The Path of She: The Dream of the Good Man

The Path of She: The Dream of the Good Man November 14, 2015

My dream: I am with a woman elder. She is teaching me about a clan of powerful men with special spiritual energy that have been with humanity throughout our history. There is not a lot of detail, more just visual images and a sense of who these men are, and what gifts they bring to humanity.

a man squatting on his heels overlooking clouds
Joshua Earle / Unsplash.com

Then the dream shifts. I am waiting on a street corner on my island home for a man to pick me up and give me a ride. I intuitively know that he is part of this clan, a teacher and holder of this special energy. The car pulls up. He smiles and greets me. I get in the car and then the dream ends.

In my waking-world life, I know this man, and he is indeed of this special clan of men whose presence and deeds can open hearts, heal souls and change our world. He is a poet, teacher and Zen practitioner — a brilliant yet humble man, with gentle, penetrating eyes that seem to take in our world of beauty and sorrow with a deep love, wisdom and crinkle of humor.

There are such men among us. They are the poets, writers, teachers, leaders, wise men and healers in our midst who kneel in reverence before the miracle that is life, and give over their hearts and hands in service of the very best of our human society: love, compassion, justice and beauty.

Oddly, the good man isn’t our cultural ideal of the masculine. “Real men” emulate a rugged self-determinism founded on domination and personal gain. In the battle for supremacy, real men fight their way to the top of the pile, reaping the rewards of wealth, power and adulation, indifferent to the price others pay for their success. Our modern political, social and economic systems are founded on this masculine ideal of dominion, will to power, and unfettered self-interest and greed.

In the clamor of the crazy, crazy of real-man masculinity, played out in the constant bad news feed of war, environmental devastation, economic crisis and income disparity, the good men among us are mostly forgotten — until one of them steps out onto the public stage.

Shortly after my dream, Pope Francis made his first visit to the US. This too was a dream of the good man, written large in a Pope who serves food to the homeless, visits with prison inmates and promises justice to sexual abuse victims; a strong man, forthright in his words and actions, who emanates a startling, mesmerizing juxtaposition of power with humility, and asks us to consider the poor and disenfranchised, to be good stewards of the Earth, to practice love and tolerance with others, and to remember him in our prayers.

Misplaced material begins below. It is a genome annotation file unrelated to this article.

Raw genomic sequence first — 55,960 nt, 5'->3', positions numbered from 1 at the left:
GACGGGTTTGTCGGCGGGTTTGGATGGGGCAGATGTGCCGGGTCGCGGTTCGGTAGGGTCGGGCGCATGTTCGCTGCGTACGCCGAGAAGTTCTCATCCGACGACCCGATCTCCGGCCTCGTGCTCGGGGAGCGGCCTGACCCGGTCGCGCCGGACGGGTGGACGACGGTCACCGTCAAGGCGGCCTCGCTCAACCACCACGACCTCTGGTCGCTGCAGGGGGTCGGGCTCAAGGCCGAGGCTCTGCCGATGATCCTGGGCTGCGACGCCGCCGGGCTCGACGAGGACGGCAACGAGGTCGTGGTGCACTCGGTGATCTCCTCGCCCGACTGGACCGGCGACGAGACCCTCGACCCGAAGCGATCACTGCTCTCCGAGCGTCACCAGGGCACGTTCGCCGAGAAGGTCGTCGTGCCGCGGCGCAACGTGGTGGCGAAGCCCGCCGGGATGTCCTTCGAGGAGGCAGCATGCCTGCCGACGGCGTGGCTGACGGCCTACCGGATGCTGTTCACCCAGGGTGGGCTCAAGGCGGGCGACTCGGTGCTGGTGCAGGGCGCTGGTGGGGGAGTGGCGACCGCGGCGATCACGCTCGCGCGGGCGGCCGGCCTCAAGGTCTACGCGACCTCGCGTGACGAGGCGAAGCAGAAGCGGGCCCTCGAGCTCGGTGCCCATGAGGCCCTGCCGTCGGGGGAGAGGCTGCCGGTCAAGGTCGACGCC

Such dreams — be they my nighttime dream of my poet neighbor or the collective waking dream of Pope Francis — shake us awake from our disquieted acquiescence to the real-man cultural ideal. We widen our gaze to the good men and their positive masculinity. We remember: that our hands and our hearts are made for service to ourselves, each other and our Earth home; that good deeds, founded in love, compassion, justice and beauty, are the true markers of the best of our humanity; and that these life-affirming choices and actions are not just the responsibility of the good men of our world, but of each and every one of us. Man and woman alike, the good man ideal exists within us all.

Our world desperately needs to remember the good men in our midst. Each of us can do this crucial work in our own lives, families and communities. We can witness, name and honor these men. We can let others know of their presence and deeds, and emulate the best of their qualities in our own life. In doing these things, we can step outside of the culturally imposed masculine, and begin to dismantle and replace its restrictive, toxic parameters with the bigness of being, heart and soul that is the true, best essence of men and masculinity.

When I shared my dream with my poet neighbor who appeared as the good man in the dream, he replied, “Yes, there are such men without a doubt. I’m glad you know, Karen. That, in itself, is worth all the dreams.”


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The Path of She is published on alternate Saturdays; follow it via RSS or e-mail!  If you like Karen’s work, like her page on Facebook or maybe buy her book, Tale of the Lost Daughter, a fictional spiritual adventure into the life-changing world of magic and the sacred feminine.

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